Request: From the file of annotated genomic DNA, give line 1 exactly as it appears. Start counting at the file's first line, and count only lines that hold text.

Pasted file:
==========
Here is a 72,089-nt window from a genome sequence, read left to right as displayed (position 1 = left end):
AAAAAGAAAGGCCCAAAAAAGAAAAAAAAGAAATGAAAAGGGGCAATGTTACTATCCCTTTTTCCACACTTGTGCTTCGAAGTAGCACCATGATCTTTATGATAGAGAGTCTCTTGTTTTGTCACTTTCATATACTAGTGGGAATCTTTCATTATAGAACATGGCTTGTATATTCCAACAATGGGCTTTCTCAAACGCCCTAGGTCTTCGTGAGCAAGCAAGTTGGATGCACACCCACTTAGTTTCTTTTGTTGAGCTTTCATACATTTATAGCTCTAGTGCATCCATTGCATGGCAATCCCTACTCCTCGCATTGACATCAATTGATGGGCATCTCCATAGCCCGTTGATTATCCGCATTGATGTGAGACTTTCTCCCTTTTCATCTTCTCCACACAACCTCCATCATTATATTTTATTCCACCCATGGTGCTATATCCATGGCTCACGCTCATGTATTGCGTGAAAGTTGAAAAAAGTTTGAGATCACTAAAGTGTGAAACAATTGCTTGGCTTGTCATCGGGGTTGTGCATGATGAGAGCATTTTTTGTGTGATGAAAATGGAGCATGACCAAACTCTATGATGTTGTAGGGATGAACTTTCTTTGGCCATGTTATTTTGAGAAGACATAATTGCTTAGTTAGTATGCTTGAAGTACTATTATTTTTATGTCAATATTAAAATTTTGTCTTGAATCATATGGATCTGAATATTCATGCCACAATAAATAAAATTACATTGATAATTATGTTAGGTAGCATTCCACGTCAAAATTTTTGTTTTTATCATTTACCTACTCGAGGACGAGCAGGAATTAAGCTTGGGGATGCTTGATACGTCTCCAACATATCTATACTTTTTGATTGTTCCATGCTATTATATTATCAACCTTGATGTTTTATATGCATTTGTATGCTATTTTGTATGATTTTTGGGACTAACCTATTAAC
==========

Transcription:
Here is a 72,089-nt window from a genome sequence, read left to right as displayed (position 1 = left end):